Wall Street banks have labeled them expensive, crowded and dangerous. Yet the boom in low-volatility stocks is intensifying.

Globally the investing style has now clawed back virtually all the losses it notched in the late-September rout for defensive quant trades. Calmer American shares have reached the priciest in 41 years compared with capricious counterparts, according to a Citigroup Inc. study into the low-beta factor.

Citi is among those firms warning that stocks offering muted price swings look too hot for comfort. Undeterred, traders are cramming into assets bearing defensive hallmarks to buffer everything from an economic downturn and trade tensions to White House dramas.

“Without a catalyst, we think the reversal for valuations will have to be the next upswing in the next business cycle,” said Alessio de Longis, a New York-based multi-asset fund manager at Invesco. Elevated premiums can continue until there’s a material shift in the economy that favors bullish bets, he said.

As global growth falters, his peers are also betting relentless demand for shares in sectors such as utilities and real estate -- which typically boast sturdy, bond-like companies -- will keep the strategy on an even keel.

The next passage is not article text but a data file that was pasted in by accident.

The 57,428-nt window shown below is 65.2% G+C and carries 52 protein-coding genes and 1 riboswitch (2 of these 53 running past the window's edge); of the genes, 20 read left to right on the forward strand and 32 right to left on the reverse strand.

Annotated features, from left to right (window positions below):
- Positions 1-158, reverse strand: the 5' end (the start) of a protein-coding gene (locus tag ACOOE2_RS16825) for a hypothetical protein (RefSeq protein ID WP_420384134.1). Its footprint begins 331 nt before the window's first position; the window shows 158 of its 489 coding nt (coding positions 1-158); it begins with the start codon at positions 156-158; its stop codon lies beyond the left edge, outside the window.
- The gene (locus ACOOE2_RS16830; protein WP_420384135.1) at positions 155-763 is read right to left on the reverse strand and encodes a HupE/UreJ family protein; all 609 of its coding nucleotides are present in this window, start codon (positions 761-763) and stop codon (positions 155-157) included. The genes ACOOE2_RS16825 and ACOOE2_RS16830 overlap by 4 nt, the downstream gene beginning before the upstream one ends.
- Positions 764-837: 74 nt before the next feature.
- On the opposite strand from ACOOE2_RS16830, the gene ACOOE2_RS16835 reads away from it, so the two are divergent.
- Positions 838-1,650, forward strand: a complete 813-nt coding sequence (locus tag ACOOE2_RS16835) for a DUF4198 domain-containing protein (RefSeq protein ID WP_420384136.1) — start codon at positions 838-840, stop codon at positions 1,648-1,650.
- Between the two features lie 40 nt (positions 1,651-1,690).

Low-volatility exchange-traded funds in the U.S. look set to post their seventh straight week of inflows, while a Dow Jones index based on a low-beta strategy is poised for its fourth week of gains.

All that means the low-vol playbook is now the most exposed to macro risks like shocks in the dollar or oil markets since at least 1999, Citi analysts led by Hong Li wrote in a note this week. After ranking stocks by their sensitivity to broader market moves by the lowest quintile to the highest, the price-to-earnings premium for the investing style is at a four-decade high, they said.

Whether the steady cohort is becoming too popular for its own good is a point of debate within the industry. In an August paper, a team led by David Blitz at Robeco pointed to evidence of a continued structural bias for rockier shares among hedge funds and mutual funds -- part of the famous low-vol anomaly uncovered by quants.

Still if risk appetite improves, or bond proxies get lashed by higher yields, it could inflict pain on investors who have loaded up on tranquil equities.

“It’s a crowded trade and low volatility is not riskless,” said Tina Byles Williams, chief executive officer at FIS Group. “If you have a normal cyclical downturn, then a low volatility strategy is appropriate but low volatility tends to be high duration.”

Higher interest rates means the trade could go “horribly wrong,” the Philadelphia-based manager said.

 This article was provided by Bloomberg News.